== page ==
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How far should you go?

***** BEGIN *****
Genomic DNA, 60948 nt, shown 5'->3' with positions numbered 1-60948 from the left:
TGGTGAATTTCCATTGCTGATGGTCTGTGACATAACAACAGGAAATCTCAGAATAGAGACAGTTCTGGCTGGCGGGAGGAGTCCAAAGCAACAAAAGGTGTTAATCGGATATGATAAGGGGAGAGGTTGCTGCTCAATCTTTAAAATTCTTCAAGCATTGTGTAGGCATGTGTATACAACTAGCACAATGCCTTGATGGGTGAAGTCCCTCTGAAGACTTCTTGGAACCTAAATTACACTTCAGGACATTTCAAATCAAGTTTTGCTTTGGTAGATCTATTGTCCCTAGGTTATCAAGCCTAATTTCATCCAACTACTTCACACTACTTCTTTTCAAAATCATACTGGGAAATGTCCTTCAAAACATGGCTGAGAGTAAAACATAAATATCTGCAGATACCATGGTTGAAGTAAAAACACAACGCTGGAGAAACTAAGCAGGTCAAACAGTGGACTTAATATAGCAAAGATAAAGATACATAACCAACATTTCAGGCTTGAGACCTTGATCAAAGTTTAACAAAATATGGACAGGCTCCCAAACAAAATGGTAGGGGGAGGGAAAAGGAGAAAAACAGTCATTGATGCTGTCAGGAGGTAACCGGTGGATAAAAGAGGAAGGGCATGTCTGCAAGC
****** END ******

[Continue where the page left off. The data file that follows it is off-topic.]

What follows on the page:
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A PANEL discussion during a press conference at this year's BSAVA Congress was of interest, not just in bringing into a more public arena a debate that has been going on within the veterinary profession for some time, but also in raising questions about what might happen in the future. The discussion, entitled ‘Just because we can, does it mean we should?’, considered the question of how far vets should go in treating companion animals given the range of options now available. As the BSAVA pointed out before the press conference, ‘Companion animals are living longer, healthier lives than ever before, in large part as a result of advances in veterinary medicine, sophisticated diagnostic tools, new technology and improved nutrition. The growth of the pet insurance industry has also broadened the scope of treatment options available to many pet owners.’ Such developments could clearly benefit animals and their owners, but they also presented a dilemma for veterinary practice teams, not least because owner expectations were higher and, while some owners might be desperate to keep their pet alive, the animal's welfare was the prime concern and, in some instances, euthanasia might be the better option. The panel discussed various aspects of this dilemma, exploring how the veterinary clinical team and their support staff could manage client expectations, make the most of the clinical options available to them and maintain the animal's welfare as their top priority (see pp 400-401 of this issue).